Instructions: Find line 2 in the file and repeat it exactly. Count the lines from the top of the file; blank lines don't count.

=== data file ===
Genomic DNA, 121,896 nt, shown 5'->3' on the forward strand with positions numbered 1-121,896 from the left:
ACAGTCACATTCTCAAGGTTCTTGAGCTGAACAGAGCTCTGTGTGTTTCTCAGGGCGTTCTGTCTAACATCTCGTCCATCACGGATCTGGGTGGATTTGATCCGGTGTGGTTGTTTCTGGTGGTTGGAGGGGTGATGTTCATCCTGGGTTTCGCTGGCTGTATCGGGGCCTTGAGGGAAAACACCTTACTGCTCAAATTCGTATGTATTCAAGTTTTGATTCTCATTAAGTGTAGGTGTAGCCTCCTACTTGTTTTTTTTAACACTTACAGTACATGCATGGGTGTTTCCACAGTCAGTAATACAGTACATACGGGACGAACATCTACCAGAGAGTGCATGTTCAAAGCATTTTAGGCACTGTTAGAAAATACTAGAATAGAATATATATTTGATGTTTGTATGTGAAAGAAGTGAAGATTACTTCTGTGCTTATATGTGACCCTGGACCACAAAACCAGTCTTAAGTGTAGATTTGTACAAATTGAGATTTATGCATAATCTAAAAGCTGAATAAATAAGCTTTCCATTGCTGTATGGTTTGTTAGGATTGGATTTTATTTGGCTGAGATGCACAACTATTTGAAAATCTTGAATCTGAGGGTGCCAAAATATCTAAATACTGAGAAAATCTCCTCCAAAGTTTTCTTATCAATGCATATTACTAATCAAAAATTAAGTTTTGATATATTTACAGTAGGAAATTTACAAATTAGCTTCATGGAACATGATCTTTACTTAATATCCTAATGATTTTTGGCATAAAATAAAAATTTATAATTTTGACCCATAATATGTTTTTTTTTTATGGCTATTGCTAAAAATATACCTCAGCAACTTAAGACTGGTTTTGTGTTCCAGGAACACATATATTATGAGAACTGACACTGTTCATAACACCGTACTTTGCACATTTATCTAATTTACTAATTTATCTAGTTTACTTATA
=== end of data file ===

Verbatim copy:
ACAGTCACATTCTCAAGGTTCTTGAGCTGAACAGAGCTCTGTGTGTTTCTCAGGGCGTTCTGTCTAACATCTCGTCCATCACGGATCTGGGTGGATTTGATCCGGTGTGGTTGTTTCTGGTGGTTGGAGGGGTGATGTTCATCCTGGGTTTCGCTGGCTGTATCGGGGCCTTGAGGGAAAACACCTTACTGCTCAAATTCGTATGTATTCAAGTTTTGATTCTCATTAAGTGTAGGTGTAGCCTCCTACTTGTTTTTTTTAACACTTACAGTACATGCATGGGTGTTTCCACAGTCAGTAATACAGTACATACGGGACGAACATCTACCAGAGAGTGCATGTTCAAAGCATTTTAGGCACTGTTAGAAAATACTAGAATAGAATATATATTTGATGTTTGTATGTGAAAGAAGTGAAGATTACTTCTGTGCTTATATGTGACCCTGGACCACAAAACCAGTCTTAAGTGTAGATTTGTACAAATTGAGATTTATGCATAATCTAAAAGCTGAATAAATAAGCTTTCCATTGCTGTATGGTTTGTTAGGATTGGATTTTATTTGGCTGAGATGCACAACTATTTGAAAATCTTGAATCTGAGGGTGCCAAAATATCTAAATACTGAGAAAATCTCCTCCAAAGTTTTCTTATCAATGCATATTACTAATCAAAAATTAAGTTTTGATATATTTACAGTAGGAAATTTACAAATTAGCTTCATGGAACATGATCTTTACTTAATATCCTAATGATTTTTGGCATAAAATAAAAATTTATAATTTTGACCCATAATATGTTTTTTTTTTATGGCTATTGCTAAAAATATACCTCAGCAACTTAAGACTGGTTTTGTGTTCCAGGAACACATATATTATGAGAACTGACACTGTTCATAACACCGTACTTTGCACATTTATCTAATTTACTAATTTATCTAGTTTACTTATA